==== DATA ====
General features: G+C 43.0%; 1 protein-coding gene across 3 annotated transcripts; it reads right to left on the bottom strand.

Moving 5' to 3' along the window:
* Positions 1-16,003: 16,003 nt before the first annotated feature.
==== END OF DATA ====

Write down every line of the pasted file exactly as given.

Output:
General features: G+C 43.0%; 1 protein-coding gene across 3 annotated transcripts; it reads right to left on the bottom strand.

Moving 5' to 3' along the window:
* Positions 1-16,003: 16,003 nt before the first annotated feature.